WASHINGTON -- Acting with near-unanimity on the first recession-relief measure of the year, Congress yesterday approved and sent to President Bush a $2.7 billion unemployment bill that would extend long-term jobless benefits for another 13 weeks.
President Bush, who twice blocked similar attempts last year before signing a compromise bill, asked for the legislation during his State of the Union address only a week ago. He is expected to sign it.
Bipartisan support and the lagging economy combined to speed the measure through the House by a 404-8 vote. Soon after, the Senate gave its approval to the House bill on a 94-2 roll call vote and sent it to the White House.
"We need to bridge the jobless gap until a genuine recovery occurs for families in every state of the union," said Sen. Lloyd M. Bentsen, D-Texas. "Unemployed men and women face a grim job market where job layoffs are outpacing job creation. There are no indications that unemployment will recede quickly."
The prospect that Congress will be asked to extend the jobless benefits again this summer was raised by Rep. Dan Rostenkowski, D-Ill., chairman of the House Ways and Means Committee, during the brief debate on the measure.
"This will probably not be the last time this year the House is asked to deal with this problem," Mr. Rostenkowski said before the vote.
Some Democrats gibed that Mr. Bush had an election-year conversion in favor of the bill. As House Majority Whip David Bonior, D-Mich., put it: "I wish this meant the president has seen the light. I'm afraid it's just that he's felt the heat."
However, Sen. Pete Domenici, R-N.M., said it was the Democrats in Congress who had switched to meet the president's demand that the additional benefits be paid for by other revenue-raising measures under the pay-as-you-go doctrine.
Both Democrats and Republicans agreed that they preferred a growing economy and more jobs to additional benefits for those out of work.
Under the extension passed in November, jobless workers who had exhausted their regular 26 weeks of payments received an additional 20 weeks of benefits in the states with the highest unemployment rates and 13 extra weeks in Maryland and all others.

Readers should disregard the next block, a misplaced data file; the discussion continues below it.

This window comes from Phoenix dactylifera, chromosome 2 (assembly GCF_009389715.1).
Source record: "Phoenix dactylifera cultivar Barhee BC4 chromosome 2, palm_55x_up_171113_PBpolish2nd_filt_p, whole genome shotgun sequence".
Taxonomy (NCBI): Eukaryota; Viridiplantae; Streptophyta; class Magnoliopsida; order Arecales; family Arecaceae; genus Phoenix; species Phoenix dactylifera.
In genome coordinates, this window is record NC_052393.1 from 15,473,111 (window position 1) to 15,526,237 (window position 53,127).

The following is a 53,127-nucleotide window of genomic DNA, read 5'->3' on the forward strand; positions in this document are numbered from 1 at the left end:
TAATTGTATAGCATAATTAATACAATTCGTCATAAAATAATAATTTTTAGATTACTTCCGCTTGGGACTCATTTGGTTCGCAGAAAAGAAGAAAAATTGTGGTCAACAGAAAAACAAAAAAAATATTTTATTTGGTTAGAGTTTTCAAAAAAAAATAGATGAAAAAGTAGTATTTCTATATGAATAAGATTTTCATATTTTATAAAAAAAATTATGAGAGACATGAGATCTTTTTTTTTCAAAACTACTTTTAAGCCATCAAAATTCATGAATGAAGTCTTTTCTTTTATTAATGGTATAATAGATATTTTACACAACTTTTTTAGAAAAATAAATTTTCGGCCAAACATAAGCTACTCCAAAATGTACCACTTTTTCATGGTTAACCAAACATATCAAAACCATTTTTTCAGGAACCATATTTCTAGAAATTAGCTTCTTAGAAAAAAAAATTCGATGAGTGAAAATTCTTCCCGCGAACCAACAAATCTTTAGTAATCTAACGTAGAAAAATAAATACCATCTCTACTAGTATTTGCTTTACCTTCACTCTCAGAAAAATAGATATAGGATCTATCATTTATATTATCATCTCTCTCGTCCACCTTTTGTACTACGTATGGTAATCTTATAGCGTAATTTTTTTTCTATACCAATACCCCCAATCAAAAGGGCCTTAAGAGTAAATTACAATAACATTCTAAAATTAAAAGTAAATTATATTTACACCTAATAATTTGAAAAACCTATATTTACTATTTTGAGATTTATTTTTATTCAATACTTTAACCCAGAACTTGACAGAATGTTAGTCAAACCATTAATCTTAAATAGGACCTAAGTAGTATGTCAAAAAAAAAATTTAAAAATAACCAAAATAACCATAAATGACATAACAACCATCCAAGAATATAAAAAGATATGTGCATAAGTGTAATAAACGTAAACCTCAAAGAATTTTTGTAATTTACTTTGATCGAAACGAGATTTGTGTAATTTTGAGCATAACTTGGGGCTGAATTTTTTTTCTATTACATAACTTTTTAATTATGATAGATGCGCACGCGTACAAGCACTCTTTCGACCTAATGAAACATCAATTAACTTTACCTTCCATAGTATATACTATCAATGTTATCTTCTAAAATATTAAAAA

The new bill would extend those provisions from the current June 13 expiration date through July 4.
If the new legislation is enacted, jobless workers will be eligible for 33 weeks of extra benefits in 13 states with the highest unemployment rates and a total of 26 weeks of extra benefits in all other states, including Maryland.
The 33-week states are Alaska, California, Connecticut, Maine, Massachusetts, Michigan, Mississippi, New Jersey, Oregon, Pennsylvania, Rhode Island, Vermont and West Virginia, along with the Commonwealth of Puerto Rico.
At Mr. Bush's insistence, the additional benefits would be paid for by tapping a $2.2 billion surplus created when pay-as-you-go-measures enacted last year raised more money than needed to cover outlays and by a speed-up in payment of corporate taxes.
* Current law: The jobless qualify for 26 weeks of standard benefits and also qualify for 13 to 20 weeks of extended benefits, depending on unemployment in each state.
* New benefits: Bill adopted yesterday provides 13 more weeks of benefits to people who have used up their coverage. This brings extended coverage to a total of 26 weeks in most states, 33 weeks in others, depending on unemployment levels in those states.
* Duration: Additional 13 weeks of coverage will be available immediately to those who use up their other extended benefits by June 13. The existing program, which had been scheduled to expire June 13, will run through July 4.
* Maryland: Residents of Maryland and 36 other states qualify for a total of 26 weeks of extended coverage. Residents of Puerto Rico and 13 states qualify for 33 weeks of benefits.